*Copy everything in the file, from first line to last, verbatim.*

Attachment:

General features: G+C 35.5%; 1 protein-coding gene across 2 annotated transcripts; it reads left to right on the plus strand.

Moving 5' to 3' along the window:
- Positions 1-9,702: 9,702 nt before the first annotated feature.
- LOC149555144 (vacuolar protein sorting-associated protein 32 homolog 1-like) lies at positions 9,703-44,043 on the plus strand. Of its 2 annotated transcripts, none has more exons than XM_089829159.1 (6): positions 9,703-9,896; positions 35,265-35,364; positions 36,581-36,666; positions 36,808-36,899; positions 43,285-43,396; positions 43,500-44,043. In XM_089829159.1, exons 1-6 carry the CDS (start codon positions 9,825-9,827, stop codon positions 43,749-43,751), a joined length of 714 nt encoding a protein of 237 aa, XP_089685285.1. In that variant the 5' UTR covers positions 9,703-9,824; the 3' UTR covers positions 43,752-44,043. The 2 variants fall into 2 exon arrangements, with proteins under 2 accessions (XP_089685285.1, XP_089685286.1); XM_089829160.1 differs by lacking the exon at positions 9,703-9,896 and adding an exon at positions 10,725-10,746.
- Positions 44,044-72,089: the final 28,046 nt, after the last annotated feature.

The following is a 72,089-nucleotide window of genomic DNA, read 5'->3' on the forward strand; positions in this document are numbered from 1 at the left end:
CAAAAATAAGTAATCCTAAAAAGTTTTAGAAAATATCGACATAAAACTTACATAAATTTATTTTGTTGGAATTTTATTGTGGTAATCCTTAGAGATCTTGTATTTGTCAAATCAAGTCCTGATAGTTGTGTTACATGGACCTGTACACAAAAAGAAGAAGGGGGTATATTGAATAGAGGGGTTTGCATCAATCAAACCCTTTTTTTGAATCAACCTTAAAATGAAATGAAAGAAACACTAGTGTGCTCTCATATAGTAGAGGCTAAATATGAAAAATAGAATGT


General features: G+C 35.5%; 1 protein-coding gene across 2 annotated transcripts; it reads left to right on the plus strand.

Moving 5' to 3' along the window:
- Positions 1-9,702: 9,702 nt before the first annotated feature.
- LOC149555144 (vacuolar protein sorting-associated protein 32 homolog 1-like) lies at positions 9,703-44,043 on the plus strand. Of its 2 annotated transcripts, none has more exons than XM_089829159.1 (6): positions 9,703-9,896; positions 35,265-35,364; positions 36,581-36,666; positions 36,808-36,899; positions 43,285-43,396; positions 43,500-44,043. In XM_089829159.1, exons 1-6 carry the CDS (start codon positions 9,825-9,827, stop codon positions 43,749-43,751), a joined length of 714 nt encoding a protein of 237 aa, XP_089685285.1. In that variant the 5' UTR covers positions 9,703-9,824; the 3' UTR covers positions 43,752-44,043. The 2 variants fall into 2 exon arrangements, with proteins under 2 accessions (XP_089685285.1, XP_089685286.1); XM_089829160.1 differs by lacking the exon at positions 9,703-9,896 and adding an exon at positions 10,725-10,746.
- Positions 44,044-72,089: the final 28,046 nt, after the last annotated feature.

The following is a 72,089-nucleotide window of genomic DNA, read 5'->3' on the forward strand; positions in this document are numbered from 1 at the left end:
CAAAAATAAGTAATCCTAAAAAGTTTTAGAAAATATCGACATAAAACTTACATAAATTTATTTTGTTGGAATTTTATTGTGGTAATCCTTAGAGATCTTGTATTTGTCAAATCAAGTCCTGATAGTTGTGTTACATGGACCTGTACACAAAAAGAAGAAGGGGGTATATTGAATAGAGGGGTTTGCATCAATCAAACCCTTTTTTTGAATCAACCTTAAAATGAAATGAAAGAAACACTAGTGTGCTCTCATATAGTAGAGGCTAAATATGAAAAATAGAATGT